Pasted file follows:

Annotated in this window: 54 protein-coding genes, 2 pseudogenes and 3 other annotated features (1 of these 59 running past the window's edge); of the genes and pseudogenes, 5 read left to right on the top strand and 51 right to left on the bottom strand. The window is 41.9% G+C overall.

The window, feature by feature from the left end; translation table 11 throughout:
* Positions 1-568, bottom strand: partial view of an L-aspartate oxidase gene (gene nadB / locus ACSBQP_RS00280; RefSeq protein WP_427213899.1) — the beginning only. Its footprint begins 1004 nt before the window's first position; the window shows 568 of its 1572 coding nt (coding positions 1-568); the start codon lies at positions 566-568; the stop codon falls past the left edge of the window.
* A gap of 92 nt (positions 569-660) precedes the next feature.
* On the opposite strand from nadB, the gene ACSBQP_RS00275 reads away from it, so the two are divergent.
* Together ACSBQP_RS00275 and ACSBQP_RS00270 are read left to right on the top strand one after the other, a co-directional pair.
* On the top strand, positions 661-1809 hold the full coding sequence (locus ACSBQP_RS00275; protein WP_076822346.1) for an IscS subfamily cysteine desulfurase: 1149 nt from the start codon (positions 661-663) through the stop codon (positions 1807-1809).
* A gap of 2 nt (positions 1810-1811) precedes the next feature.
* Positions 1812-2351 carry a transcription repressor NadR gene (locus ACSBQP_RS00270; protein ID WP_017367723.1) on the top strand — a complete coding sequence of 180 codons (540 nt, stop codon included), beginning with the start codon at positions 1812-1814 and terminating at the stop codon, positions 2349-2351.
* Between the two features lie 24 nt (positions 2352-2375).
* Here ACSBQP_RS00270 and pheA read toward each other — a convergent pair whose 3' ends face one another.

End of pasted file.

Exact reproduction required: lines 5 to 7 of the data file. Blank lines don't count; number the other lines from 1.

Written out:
* On the opposite strand from nadB, the gene ACSBQP_RS00275 reads away from it, so the two are divergent.
* Together ACSBQP_RS00275 and ACSBQP_RS00270 are read left to right on the top strand one after the other, a co-directional pair.
* On the top strand, positions 661-1809 hold the full coding sequence (locus ACSBQP_RS00275; protein WP_076822346.1) for an IscS subfamily cysteine desulfurase: 1149 nt from the start codon (positions 661-663) through the stop codon (positions 1807-1809).